“A writer is not so much someone who has something to say as he is someone who has found a process that will bring about new things he would not have thought of if he had not started to say them.”
William Stafford

author: Nicole J. LeBoeuf

actually writing blog

Notes from the author:

Over the course of the Friday Fictionettes project, certain themes have arisen. One persistent theme has been that of the animal kingdom suddenly gaining sentience and speech. I’ve also written a few drabbles (hundred-word short stories) set during a time after humans have vanished, where other creatures rise to take their place. If those stories exist in a continuity, this fictionette takes place during the implied transitional period. Humans are not gone, but they’re on their way out, and the other animals are on their way up.

Father Frank was certainly not the first to compare the prairie dog lookout on its mound to a preacher at the pulpit. If you can find a copy—and there seems to be one at Last.FM—take a listen to “Prairie Dog Messiah” by the rock band Rhino2Rhino.

When what remained of humanity came crowding tight into the city centers, Father Frank walked out. For a variety of reasons, he considered himself done with humanity. The last thing he wanted was more of it breathing down his neck. So he kicked the dust of that place off his heels, turned his back, and off he went.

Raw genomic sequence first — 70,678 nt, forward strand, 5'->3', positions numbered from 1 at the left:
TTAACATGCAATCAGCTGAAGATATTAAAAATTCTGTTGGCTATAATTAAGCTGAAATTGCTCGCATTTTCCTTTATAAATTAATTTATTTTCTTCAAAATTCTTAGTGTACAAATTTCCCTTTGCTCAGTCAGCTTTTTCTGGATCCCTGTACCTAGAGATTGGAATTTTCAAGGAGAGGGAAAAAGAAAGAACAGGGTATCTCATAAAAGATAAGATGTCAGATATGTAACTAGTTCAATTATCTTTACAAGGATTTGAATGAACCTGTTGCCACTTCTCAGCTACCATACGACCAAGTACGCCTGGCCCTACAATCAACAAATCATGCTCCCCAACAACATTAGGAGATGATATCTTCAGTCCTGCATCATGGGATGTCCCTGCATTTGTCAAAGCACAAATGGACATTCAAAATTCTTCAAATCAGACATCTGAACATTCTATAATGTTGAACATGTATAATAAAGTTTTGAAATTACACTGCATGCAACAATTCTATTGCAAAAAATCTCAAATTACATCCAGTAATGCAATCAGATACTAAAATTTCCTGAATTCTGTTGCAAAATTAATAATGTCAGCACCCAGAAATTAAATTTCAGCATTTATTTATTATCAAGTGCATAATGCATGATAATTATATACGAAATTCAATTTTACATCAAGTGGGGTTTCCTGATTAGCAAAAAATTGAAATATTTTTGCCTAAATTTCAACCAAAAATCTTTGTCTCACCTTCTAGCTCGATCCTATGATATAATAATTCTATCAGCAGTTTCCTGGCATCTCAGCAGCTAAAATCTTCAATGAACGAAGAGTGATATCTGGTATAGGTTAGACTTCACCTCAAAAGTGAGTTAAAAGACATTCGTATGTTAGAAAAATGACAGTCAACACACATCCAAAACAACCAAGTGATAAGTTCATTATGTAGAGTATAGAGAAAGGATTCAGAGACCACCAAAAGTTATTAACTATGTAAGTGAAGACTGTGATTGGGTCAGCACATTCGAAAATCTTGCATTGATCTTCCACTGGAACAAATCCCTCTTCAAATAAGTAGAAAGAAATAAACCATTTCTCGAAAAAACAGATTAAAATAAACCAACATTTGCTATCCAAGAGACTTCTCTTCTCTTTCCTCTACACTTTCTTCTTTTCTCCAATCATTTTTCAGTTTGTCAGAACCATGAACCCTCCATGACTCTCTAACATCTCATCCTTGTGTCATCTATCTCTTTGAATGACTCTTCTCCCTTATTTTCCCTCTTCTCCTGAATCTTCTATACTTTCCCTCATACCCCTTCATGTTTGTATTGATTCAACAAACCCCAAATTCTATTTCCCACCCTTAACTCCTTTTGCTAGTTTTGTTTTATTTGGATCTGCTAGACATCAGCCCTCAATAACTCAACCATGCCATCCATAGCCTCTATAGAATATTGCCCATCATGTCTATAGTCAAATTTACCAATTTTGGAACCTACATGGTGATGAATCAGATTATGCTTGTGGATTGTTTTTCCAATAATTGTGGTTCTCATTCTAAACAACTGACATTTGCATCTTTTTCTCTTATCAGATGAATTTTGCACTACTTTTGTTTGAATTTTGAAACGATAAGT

First he went through the new suburbs, the neighborhoods whose population had sharply dropped between the die-offs, disappearances and diasporas. Here the urban vegetable gardens still flourished. Those who remained to care for them were robust and able-bodied. They had to be. There was manual labor to be done in every postage-stamp garden plot. There was concrete to be broken up and soil to be hauled. There was the daily journey, on foot, back and forth, bringing crops to the city center and returning with tools in trade.

Father Frank considered the new suburbs and rejected them. He suspected the people here of being too smug in their health, too proud in their usefulness to humble themselves before the Lord. Besides, he’d once argued with a community gardener about the precise relationship of works to faith. She hadn’t seemed to have any—faith, that is—and the argument had not gone well. No, they’d make a poor congregation. This could not be his parish.

Next he went through the old suburbs, abandoned and already crumbling....

This has been an excerpt from the Friday Fictionette for June 3, 2016. Subscribers can download the full-length fictionette (978 words) from Patreon in PDF or MP3 format depending on their pledge tier.

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